Geography of Aroostook County, Maine

Aroostook County, located in the northernmost part of Maine, is characterized by its vast wilderness, rugged terrain, and rich cultural heritage. Covering an area of approximately 6,829 square miles, Aroostook is the largest county in Maine and one of the largest in the United States. From its dense forests and rolling hills to its pristine lakes and meandering rivers, Aroostook County offers a diverse array of landscapes and outdoor recreational opportunities. See topschoolsintheusa for information about Brunswick, Maine.


Aroostook County is situated in the northern part of Maine, bordering the Canadian province of New Brunswick to the east and Quebec to the north. It is often referred to as “The County” by locals and is known for its remote wilderness, vast expanses of forest, and small rural communities. The county seat is Houlton, while other major towns include Presque Isle, Caribou, and Fort Kent.

The terrain in Aroostook County is characterized by rolling hills, dense forests, and fertile valleys, with the Aroostook River Valley running through the center of the county. The northern part of the county is more rugged, with higher elevations and rocky terrain, while the southern part is flatter and more agricultural.


Aroostook County experiences a continental climate, with cold, snowy winters and warm, humid summers. Average high temperatures in the summer months typically range from the upper 70s to low 80s Fahrenheit, while winter highs average in the 20s and 30s.

The county receives a significant amount of snowfall each year, particularly in the winter months, when snowstorms originating from the Great Lakes and Canada bring heavy snowfall to the region. The long winter season and abundant snowfall make Aroostook County a popular destination for winter sports enthusiasts, including skiing, snowmobiling, and ice fishing.

Rivers and Waterways:

Aroostook County is home to several rivers and waterways, which provide habitat for fish and wildlife and support a variety of recreational activities. The Aroostook River, the county’s namesake, is the largest river in the region and flows from north to south through the center of the county. The river is popular for fishing, particularly for trout and salmon, and offers opportunities for canoeing, kayaking, and tubing.

In addition to the Aroostook River, the county is also home to several other rivers and streams, including the St. John River, the Fish River, and the Meduxnekeag River. These waterways meander through the county’s forests and valleys, providing scenic beauty and opportunities for outdoor exploration.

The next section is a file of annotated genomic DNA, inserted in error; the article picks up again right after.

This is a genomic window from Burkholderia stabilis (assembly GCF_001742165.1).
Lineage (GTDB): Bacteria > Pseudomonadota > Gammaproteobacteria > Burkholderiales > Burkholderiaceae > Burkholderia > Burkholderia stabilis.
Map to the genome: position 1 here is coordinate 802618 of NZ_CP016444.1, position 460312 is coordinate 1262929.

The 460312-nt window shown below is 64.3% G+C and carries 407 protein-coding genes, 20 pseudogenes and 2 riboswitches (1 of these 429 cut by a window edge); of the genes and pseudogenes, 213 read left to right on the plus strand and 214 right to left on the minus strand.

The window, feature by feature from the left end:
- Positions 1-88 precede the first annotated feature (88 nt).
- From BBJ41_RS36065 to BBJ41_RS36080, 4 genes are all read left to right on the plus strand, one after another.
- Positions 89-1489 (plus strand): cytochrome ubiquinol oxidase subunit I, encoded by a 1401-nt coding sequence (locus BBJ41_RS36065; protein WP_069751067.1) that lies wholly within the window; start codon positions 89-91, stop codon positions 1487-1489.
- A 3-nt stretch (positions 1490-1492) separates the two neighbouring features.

Lakes and Reservoirs:

Aroostook County is dotted with numerous lakes and reservoirs, which offer opportunities for fishing, boating, swimming, and other water sports. Some of the largest lakes in the county include Eagle Lake, Long Lake, and Square Lake, all of which are popular destinations for outdoor recreation.

In addition to natural lakes, Aroostook County is home to several reservoirs and impoundments, including the Ashland Mill Pond and the Masardis Reservoir. These water bodies provide habitat for fish and wildlife and offer scenic beauty amidst the county’s rugged landscapes.

Parks and Natural Areas:

Aroostook County is home to several parks and natural areas, which offer opportunities for outdoor recreation and relaxation. The Aroostook State Park, located near Presque Isle, features wooded trails, picnic areas, and a campground overlooking Echo Lake. The park is popular for hiking, fishing, and wildlife viewing, particularly for moose and deer.

In addition to Aroostook State Park, the county is also home to several wildlife management areas, including the Deboullie Public Reserved Land and the St. John River Corridor. These areas provide habitat for a variety of plant and animal species and offer opportunities for hunting, fishing, and birdwatching in a pristine natural setting.

Agriculture and Farmland:

Agriculture is an important industry in Aroostook County, with fertile soils and a short growing season that support a variety of crops and livestock. The county’s agricultural economy is based primarily on potatoes, with Aroostook County being one of the largest potato-producing regions in the United States. In addition to potatoes, farmers in the county also grow grains, hay, and vegetables, and raise livestock such as cattle, sheep, and poultry.

The county’s agricultural heritage is celebrated each year with events such as the Northern Maine Fair, held annually in Presque Isle, which showcases livestock exhibits, agricultural displays, and family-friendly activities.

Cultural Heritage:

Aroostook County has a rich cultural heritage, shaped by its diverse population and close ties to the land. The county is home to several Native American tribes, including the Maliseet and Micmac, who have inhabited the region for thousands of years. Their cultural traditions and customs are celebrated through events such as powwows and traditional ceremonies.

In addition to Native American culture, Aroostook County is also known for its strong French Canadian heritage, particularly in towns such as Madawaska and Fort Kent, where many residents trace their ancestry back to Quebec. The region’s French influence is evident in its cuisine, language, and festivals, including the Acadian Festival, held annually in Madawaska, which celebrates Acadian culture and heritage.


In conclusion, Aroostook County, Maine, offers a diverse array of landscapes, outdoor recreational opportunities, and cultural experiences. From its dense forests and meandering rivers to its fertile farmland and vibrant communities, the county provides a unique blend of natural beauty and rural charm. Whether exploring a state park, fishing on a lake, or learning about the area’s cultural heritage, there is something for everyone to discover in Aroostook County.